Genre shows (at least, other than Game of Thrones) don’t usually get a lot of respect when it comes to being recognized for awards and commendations. And so, it has been a constant (and lazy) refrain this past year to say that the CW’s freshman drama The Flash was one of the year’s best superhero shows, when truly it’s been one of the year’s best overall. The series has — perhaps against the odds — found a perfect balance of humor, drama, superpowered-action, and genuine emotion to fuel it through 23 episodes. Its pilot was strong, its finale was even stronger, and everything in between was a delight and a great ride.
The Flash‘s greatest achievement, though, may be in the strength and chemistry of its cast. While there are several of the show’s stars who could, and should, be singled out for their performances (including The Flash himself, Grant Gustin and Jesse L. Martin as his surrogate father Joe West), it’s Tom Cavanagh as the mysterious villain Dr. Harrison Wells who really helped make The Flash become something special.
Superhero series (be it TV or film, Marvel or DC) can sometimes have a villain problem, but the mysterious nature of Dr. Harrison Wells, coupled with Cavanagh’s complex portrayal, made him not only a viable season-long question mark, but made it also impossible to imagine the show without him (it’s something Wells says to Barry at the end of the season finale, “Fast Enough,” too: “how will you ever get along without me?”)
The character of Wells really came into his own, though, once his true identity as Reverse Flash / Eobard Thawne was discovered by the S.T.A.R. labs team. For each of them, Well’s betrayal was not just about lies or covering up his true nature, but in the complicated fact that they had formed real bonds with him. And, it’s to the show’s credit that these weren’t dismissed — when Barry and Cisco both confront Wells, he tells them he’s proud of them, respects them, and even just enjoys their company (even though he hates future Barry and wants to kill him, and did kill Cisco in an alternate timeline).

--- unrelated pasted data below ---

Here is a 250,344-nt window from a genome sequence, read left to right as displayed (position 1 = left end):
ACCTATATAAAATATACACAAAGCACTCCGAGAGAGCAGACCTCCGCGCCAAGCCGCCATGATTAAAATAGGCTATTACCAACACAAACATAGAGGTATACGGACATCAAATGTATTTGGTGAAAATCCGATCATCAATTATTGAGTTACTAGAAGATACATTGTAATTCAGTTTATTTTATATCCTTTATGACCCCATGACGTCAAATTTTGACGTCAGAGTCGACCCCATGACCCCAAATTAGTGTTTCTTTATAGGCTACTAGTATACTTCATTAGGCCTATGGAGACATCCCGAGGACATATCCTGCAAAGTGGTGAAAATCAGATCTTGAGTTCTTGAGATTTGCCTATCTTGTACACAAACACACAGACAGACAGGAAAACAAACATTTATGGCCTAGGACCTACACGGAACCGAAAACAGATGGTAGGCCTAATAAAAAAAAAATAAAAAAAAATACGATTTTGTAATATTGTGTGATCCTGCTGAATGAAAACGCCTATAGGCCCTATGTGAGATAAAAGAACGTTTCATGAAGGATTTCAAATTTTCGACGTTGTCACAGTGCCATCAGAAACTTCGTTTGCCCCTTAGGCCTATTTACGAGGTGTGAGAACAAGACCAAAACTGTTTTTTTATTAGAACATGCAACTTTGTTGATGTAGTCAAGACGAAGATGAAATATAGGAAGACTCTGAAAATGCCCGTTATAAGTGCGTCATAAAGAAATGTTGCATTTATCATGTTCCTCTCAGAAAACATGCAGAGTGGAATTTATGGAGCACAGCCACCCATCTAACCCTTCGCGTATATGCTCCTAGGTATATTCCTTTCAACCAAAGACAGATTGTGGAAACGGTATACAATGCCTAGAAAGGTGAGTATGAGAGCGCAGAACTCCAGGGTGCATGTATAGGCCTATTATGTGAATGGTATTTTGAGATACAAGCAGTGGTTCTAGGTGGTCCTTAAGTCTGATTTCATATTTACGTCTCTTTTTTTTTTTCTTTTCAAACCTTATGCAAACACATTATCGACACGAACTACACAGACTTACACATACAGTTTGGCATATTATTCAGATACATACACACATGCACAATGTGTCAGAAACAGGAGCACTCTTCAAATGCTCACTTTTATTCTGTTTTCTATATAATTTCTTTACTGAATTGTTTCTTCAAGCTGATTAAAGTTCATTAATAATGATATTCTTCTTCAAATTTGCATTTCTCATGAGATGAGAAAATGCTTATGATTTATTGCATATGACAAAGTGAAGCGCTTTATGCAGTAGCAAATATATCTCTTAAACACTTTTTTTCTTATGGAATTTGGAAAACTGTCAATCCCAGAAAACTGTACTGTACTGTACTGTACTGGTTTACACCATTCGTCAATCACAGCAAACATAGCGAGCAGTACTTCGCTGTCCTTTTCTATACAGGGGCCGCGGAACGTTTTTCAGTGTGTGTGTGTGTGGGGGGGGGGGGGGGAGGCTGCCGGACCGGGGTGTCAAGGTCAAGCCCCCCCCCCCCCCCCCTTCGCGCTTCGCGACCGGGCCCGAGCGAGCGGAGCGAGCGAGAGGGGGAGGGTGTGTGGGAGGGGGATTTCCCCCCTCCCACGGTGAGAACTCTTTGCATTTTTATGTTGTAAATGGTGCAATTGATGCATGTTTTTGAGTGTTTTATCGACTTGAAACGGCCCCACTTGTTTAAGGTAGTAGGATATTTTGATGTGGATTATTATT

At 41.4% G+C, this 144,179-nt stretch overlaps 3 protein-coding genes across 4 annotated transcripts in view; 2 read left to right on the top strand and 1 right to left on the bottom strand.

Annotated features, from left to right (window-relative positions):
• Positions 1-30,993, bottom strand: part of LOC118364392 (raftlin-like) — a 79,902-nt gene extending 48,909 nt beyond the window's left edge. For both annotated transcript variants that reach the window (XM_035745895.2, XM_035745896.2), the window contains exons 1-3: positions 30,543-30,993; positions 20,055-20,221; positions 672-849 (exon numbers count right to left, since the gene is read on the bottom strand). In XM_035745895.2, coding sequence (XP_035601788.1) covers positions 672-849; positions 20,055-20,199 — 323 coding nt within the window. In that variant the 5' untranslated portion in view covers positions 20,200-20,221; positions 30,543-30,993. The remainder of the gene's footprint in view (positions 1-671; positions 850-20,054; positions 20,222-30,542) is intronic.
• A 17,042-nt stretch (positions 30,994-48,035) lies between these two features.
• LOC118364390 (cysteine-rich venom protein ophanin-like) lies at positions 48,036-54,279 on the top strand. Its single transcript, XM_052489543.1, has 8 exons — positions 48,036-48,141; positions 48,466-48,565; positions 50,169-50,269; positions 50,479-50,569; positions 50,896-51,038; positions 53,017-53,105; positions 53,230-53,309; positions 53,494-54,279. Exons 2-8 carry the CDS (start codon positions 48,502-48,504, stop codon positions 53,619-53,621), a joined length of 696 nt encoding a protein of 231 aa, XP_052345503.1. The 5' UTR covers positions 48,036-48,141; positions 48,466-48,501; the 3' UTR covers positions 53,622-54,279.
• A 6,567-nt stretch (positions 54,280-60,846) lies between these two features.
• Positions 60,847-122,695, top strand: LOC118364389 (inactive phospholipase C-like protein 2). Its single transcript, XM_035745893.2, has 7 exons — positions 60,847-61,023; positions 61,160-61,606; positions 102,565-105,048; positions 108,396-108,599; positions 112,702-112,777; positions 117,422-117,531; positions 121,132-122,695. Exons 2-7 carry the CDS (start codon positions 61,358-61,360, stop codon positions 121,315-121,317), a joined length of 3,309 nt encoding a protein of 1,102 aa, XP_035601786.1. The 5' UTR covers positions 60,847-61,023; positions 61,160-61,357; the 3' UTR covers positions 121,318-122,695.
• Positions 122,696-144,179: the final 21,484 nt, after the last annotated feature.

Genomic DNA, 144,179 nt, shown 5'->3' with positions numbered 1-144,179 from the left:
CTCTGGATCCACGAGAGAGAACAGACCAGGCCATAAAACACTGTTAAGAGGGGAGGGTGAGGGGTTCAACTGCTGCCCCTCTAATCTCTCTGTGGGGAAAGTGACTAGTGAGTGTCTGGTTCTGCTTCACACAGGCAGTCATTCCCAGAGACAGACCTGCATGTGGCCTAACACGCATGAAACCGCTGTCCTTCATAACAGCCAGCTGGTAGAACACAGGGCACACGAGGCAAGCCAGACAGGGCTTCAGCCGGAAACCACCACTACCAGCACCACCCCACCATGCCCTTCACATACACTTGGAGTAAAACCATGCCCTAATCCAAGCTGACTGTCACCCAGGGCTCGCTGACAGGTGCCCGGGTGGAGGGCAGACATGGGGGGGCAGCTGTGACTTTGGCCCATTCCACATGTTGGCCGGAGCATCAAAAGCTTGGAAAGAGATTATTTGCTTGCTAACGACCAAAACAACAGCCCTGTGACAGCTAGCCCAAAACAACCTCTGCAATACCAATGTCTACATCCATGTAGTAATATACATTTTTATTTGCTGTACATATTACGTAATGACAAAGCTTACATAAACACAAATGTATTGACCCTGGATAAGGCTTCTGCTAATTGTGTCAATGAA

Cavanagh cultivated a distinctive speech pattern and cadence for Wells, and was (for much of the season) the perfect kind of observant mentor and intelligent, professorial type. It wasn’t until these last few episodes of the season that he started to let loose his Eobard Thawne personality, which was still staid, but with a much darker edge to it. It was familiar, yet distinct.
In “Fast Enough,” Wells essentially explained the major plot points of the season in a long exposition to Barry, which Cavanagh managed to pull off with aplomb — somehow him going over all that we already knew felt new and interesting. Also, him telling Barry, sincerely, that he felt a fatherly pride towards him only complicated things further. Barry now knows Wells killed his mother, and yet, he also had felt something like a father/son relationship between the two before.
Though Wells taunts Barry, he also still wants to help him and the team (in order to help himself, too). Later in the episode, Cisco goes to ask Wells an engineering question, and also brings up questions regarding his nanotech. Here, Cavanagh’s Wells is completely relaxed as he chats with Cisco from his cell, calling back to their earlier rapport as if nothing much had happened. Even when he’s locked up, and all of his sins have been laid bare, he’s still somehow a natural part of the team, with an indefinable charm.
Every great hero needs a great villain, and the dueling nature of The Flash and the Reverse Flash provided that all season long. In the best pairings, the two seem to need one another, even when they’re focused on stopping or destroying each other. Sherlock Holmes and Moriarty come to mind, Thor and Loki, and in more grounded terms, Justfied‘s Raylan Givens and Boyd Crowder do, too. The antagonists are connected, and need each other, even just in a practical way.
Like in these other examples, even though it’s the hero’s story, the anti-hero steals the show. The Flash was literally made — and almost unmade — by Wells as the Reverse Flash. It’s been a fantastic arc that has driven so much of the tension this season, and even wrapped (for now?) with a satisfying conclusion. And yet, it would still be wonderful to have Cavanagh appear in future seasons or the spinoff (even though technically, his “Cavanagh appearance” is just a shell). Thanks to his distinctive performance all season, “How will you get along without me?” remains a haunting question.